Max Lange’s Mate is a checkmate pattern that demonstrates great coordination between a queen and bishop. The checkmate is named after a German chess player from late 19th century, Max Lange.
Max Lange’s Mate Example 1
Diagram above: 1.Qg8# demonstrates the Max Lange Mate. Note how white’s bishop covers g6, whilst black’s own pawn obstructs the h6 square.
Max Lange’s Mate Example 2
This checkmate pattern can often be executed as part of a checkmate combination. The example below will illustrate the combination:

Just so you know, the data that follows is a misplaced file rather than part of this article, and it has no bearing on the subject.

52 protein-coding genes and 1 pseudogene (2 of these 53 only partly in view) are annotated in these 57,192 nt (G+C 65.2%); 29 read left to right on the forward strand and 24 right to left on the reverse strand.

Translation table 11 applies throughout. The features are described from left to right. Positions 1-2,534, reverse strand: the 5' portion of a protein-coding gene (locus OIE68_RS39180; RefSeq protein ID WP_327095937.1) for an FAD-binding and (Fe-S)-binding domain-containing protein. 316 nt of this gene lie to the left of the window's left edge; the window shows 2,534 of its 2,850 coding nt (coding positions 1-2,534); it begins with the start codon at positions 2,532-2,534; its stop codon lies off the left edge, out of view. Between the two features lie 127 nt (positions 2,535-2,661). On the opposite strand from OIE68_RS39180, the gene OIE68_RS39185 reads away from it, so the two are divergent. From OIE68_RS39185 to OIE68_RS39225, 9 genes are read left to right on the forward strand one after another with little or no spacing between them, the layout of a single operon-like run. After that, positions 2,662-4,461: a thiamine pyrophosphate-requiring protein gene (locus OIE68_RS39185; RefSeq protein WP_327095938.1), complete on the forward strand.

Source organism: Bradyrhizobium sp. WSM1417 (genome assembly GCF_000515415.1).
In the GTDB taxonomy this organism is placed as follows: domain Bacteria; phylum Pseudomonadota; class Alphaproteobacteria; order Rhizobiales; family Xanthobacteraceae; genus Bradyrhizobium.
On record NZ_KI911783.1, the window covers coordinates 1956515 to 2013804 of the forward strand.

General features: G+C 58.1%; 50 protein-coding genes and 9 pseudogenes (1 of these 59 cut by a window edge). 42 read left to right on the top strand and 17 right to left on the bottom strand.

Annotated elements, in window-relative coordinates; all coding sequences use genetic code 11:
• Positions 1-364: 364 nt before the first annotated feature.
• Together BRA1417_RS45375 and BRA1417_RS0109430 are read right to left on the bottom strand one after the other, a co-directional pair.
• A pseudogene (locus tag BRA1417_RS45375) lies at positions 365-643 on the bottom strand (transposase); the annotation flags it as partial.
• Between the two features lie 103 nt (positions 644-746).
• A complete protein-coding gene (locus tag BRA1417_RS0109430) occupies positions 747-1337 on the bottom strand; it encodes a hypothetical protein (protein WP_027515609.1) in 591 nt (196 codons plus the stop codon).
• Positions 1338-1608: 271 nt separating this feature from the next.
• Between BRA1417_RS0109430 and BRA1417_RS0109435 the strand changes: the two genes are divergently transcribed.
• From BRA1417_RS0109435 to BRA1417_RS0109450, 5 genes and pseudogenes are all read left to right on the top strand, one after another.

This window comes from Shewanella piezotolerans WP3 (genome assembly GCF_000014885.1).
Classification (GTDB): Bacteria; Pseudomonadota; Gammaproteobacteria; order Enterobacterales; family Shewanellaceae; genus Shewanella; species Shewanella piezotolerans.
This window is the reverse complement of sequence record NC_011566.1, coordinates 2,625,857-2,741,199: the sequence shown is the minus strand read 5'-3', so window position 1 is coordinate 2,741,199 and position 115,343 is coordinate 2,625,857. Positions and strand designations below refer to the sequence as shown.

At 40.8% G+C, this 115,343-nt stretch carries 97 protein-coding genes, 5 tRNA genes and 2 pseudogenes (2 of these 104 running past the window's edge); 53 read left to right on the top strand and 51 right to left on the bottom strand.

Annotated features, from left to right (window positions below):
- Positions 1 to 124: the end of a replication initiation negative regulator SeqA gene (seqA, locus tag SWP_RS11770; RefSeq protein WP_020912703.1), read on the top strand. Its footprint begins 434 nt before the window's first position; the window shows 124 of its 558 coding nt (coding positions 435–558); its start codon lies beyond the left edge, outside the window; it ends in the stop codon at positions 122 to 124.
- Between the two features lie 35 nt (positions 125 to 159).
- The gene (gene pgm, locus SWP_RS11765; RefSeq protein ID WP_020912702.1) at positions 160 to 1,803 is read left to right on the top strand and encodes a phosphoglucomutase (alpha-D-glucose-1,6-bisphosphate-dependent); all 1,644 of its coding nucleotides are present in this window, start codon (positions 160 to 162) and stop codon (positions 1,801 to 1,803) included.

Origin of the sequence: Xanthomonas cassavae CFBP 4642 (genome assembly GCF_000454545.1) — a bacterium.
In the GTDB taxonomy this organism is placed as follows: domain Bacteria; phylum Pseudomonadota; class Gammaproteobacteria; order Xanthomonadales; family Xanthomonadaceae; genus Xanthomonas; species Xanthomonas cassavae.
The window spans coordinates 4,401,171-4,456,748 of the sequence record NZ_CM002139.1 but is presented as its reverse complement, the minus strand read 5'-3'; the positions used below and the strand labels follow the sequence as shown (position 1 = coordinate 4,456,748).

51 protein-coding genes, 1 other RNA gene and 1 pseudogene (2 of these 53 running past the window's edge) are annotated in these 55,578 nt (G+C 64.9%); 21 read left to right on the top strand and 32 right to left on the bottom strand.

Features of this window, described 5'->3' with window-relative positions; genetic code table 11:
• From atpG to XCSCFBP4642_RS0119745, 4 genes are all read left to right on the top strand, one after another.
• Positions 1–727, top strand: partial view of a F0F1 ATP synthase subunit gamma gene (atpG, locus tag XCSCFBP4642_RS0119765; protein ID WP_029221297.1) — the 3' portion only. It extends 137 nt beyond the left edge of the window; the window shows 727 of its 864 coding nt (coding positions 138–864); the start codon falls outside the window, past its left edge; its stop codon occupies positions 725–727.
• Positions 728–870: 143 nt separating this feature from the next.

Diagram above: 1… Bg1 is the only move that leads to a forced checkmate. Note the 1… Qg1+ allows the white king to escape via g3. White is forced to move Kh1.
Diagram above: 2… Bf2+ continues the combination. The placement of the bishop is very important–it needs to cover g3 to prevent the white king’s escape. Now 3.Kh2 is a forced move.
Diagram above: 3… Qg1# completes Max Lange’s Mate pattern.
This short checkmate combination demonstrated in the second example is quite common and it will be useful to study it.